Water drops and fire retardant have been unable to permeate the thick growths of brush, merely sprinkling the tops as fire burns through the lower layers, officials said. The last measurable rain in the area was more than two months ago.

South-slope winds called sundowners that sent the fire racing toward Goleta earlier this week continued to weaken Saturday night. This allowed firefighters to secure and widen the southern edge of the fire break, about 3 1/2 miles from Goleta. The eastern fire break was largely completed Sunday, and overnight, firefighters planned to create back burns down from the northern fire break.

As the winds shift and firefighters make small gains on the blaze, authorities have changed their evacuation notices.

On Sunday, about 800 to 1,000 homes were on mandatory evacuation, mostly to the east and west of the fire. Authorities have warned up to 3,000 other households in the foothills of Goleta and unincorporated Santa Barbara County to be prepared to leave at a moment’s notice. For information about evacuations call (805) 681-5195.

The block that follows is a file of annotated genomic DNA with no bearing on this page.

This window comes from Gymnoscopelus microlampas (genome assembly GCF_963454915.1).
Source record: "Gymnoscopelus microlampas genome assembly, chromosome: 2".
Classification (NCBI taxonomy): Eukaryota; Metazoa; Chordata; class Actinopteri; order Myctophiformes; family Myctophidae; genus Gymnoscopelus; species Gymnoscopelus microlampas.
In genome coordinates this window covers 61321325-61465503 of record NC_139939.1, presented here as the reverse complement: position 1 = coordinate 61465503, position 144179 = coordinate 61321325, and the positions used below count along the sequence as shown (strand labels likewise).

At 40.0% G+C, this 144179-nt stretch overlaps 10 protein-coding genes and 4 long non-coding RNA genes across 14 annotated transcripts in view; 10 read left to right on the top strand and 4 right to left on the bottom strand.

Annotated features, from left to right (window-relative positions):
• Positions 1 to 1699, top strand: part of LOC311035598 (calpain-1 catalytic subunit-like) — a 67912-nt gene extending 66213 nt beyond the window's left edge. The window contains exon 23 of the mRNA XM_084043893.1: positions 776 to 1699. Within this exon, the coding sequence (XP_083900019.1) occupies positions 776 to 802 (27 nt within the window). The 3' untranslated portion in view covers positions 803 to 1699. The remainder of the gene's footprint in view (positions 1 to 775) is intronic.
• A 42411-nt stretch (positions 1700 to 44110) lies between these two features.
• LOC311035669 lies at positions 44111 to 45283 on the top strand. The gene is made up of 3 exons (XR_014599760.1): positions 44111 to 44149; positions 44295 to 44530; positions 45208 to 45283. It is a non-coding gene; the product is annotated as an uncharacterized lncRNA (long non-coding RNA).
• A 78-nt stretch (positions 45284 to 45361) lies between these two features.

“People are getting a little comfortable and complacent, thinking that we’re safe and out of the woods,” said Santa Barbara County Fire Capt. Eli Iskow. “But the fire could hook around and come back in two directions out of the east and west.” Certain areas are “still on warning for that reason. . . . We’re not out of the woods by any means yet.”

Officials are searching for a fire line they can draw down the western edge of the blaze, where the most fire growth is anticipated.

In those remote canyons, there are a few scattered houses but mostly brush.

At one point over the last two weeks, 1,781 fires -- mostly caused by lightning strikes -- raged throughout California, burning more than 597,900 acres since June 20. More than 80% of the fires have been fully contained, but 330 continued to burn Sunday.



Times staff writers Deborah Schoch and Jack Leonard contributed to this report.